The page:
CAIRO, June 2, 2014 — From May 26 to May 28, Egypt voted for its seventh president since the 1952 revolution.
Egypt’s first President was Mohamed Naguib, a member of the free officers’ movement that was established by Gamal Abdel Nasser, who succeeded Naguib in 1954. Anwar El Sadat served as a vice president to Nasser and succeeded him in 1970 until his tragic assassination in 1981. SHosni Mubarak ruled Egypt for 30 years until he was ousted by the January 2011 Revolution. In 2012 Mohamed Morsi ruled for one year, before he was ousted on June 30, 2013.
According to electoral sources, former Minister of Defense General Abdel-Fattah el-Sissi won a landslide victory, gaining 96% of the vote. His only rival, leftist politician Hamdeen Sabahi, won 3%, while 7% of the votes were void.
The lower than expected turnout figure raised questions about the credibility of the strong man who is almost idolized by his supporters. El-Sisi is so well-loved that the electoral commission for the first time allowed ballots marked with hearts and “I love you” to count as official ballots; any ballot with extraneous writing was previously invalidated.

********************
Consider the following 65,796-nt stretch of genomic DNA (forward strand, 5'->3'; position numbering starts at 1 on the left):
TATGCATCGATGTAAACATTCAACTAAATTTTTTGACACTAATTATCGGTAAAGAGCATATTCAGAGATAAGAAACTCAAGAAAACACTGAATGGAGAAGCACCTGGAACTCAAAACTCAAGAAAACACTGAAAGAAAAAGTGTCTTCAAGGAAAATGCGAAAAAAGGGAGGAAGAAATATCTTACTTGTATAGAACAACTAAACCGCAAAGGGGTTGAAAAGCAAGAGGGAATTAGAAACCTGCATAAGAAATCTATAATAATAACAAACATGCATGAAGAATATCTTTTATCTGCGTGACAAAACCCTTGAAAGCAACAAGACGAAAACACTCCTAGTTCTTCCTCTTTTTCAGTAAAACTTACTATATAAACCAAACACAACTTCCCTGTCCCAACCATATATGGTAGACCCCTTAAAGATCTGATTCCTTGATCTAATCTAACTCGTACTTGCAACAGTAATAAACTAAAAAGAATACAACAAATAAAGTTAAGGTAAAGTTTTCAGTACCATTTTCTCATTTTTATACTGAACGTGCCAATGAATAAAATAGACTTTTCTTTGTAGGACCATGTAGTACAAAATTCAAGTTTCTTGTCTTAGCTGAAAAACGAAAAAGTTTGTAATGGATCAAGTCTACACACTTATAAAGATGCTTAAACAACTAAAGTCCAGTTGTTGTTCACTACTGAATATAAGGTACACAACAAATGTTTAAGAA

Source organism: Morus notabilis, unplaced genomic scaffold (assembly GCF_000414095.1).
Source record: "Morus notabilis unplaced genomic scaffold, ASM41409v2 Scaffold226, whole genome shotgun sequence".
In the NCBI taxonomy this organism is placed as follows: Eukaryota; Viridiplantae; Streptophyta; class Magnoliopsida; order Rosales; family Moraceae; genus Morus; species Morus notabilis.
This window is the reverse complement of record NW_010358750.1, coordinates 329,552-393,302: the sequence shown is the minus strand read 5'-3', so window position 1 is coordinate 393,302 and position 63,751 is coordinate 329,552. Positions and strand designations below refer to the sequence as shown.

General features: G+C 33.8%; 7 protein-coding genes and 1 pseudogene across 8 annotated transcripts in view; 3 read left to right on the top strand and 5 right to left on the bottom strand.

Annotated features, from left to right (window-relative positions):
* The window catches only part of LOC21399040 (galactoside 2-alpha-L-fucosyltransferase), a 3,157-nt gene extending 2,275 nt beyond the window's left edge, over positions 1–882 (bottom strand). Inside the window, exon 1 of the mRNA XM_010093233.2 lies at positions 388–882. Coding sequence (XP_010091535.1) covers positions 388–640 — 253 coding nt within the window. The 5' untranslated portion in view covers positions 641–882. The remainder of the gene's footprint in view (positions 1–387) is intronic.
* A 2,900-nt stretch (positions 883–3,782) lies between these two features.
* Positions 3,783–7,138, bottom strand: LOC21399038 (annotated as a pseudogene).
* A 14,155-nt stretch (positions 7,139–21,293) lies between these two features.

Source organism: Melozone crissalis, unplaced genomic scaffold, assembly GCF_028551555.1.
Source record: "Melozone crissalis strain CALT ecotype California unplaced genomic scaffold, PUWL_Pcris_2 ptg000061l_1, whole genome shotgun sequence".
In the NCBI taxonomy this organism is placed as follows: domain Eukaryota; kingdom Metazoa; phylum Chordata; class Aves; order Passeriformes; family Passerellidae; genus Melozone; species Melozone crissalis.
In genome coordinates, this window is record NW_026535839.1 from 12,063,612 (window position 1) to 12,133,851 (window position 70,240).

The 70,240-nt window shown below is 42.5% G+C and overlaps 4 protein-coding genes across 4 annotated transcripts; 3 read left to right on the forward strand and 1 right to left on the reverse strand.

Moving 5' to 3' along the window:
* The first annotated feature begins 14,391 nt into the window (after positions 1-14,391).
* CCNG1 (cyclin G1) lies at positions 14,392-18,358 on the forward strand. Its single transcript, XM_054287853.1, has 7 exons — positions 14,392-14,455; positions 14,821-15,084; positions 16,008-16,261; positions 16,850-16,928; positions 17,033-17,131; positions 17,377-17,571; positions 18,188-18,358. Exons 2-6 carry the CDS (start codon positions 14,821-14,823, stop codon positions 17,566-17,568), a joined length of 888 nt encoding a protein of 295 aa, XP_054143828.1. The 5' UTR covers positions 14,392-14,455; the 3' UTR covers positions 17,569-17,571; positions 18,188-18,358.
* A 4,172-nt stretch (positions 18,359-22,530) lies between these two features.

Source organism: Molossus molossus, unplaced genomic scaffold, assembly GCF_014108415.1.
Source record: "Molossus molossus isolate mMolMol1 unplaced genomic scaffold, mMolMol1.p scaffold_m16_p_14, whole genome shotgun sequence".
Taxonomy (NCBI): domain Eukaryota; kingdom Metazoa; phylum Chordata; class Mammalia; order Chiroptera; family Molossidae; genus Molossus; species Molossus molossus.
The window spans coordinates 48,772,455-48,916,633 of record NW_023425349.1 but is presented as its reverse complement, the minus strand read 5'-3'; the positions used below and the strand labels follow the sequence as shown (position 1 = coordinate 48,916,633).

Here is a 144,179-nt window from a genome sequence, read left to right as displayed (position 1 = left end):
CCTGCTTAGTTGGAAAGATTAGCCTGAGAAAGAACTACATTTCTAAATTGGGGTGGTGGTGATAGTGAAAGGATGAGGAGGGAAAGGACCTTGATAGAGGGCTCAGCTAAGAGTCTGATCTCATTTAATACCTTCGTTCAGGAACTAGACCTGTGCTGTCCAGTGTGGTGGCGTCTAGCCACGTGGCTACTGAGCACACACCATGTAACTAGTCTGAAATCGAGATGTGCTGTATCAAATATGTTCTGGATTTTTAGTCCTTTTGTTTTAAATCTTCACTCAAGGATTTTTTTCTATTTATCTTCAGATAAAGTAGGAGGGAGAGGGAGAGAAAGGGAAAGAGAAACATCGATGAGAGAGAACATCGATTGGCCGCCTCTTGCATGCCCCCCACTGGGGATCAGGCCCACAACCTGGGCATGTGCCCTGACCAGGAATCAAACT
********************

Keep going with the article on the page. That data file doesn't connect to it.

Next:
Challenges and stakes remain high for El Sissi in a country plagued by daily street protests and a difficult economy.
Some political analysts criticize El Sissi, claiming he did not offer a clear economic plan to reform the country and solve major issues such as unemployment, and a budget deficit intensified by fuel subsidies that could cost 19 billion$ in the next fiscal year. They also worry that his military background might encourage him to take anti-democratic actions and to limit freedom of expression and minority rights.
His supporters, however, see El Sissi as a savior, the strong man who can miraculously end the ongoing political turmoil which started in January.
Remarkably, in spite of all the economic, political challenges the odds are in El Sissi’s favor.Click here for reuse options!
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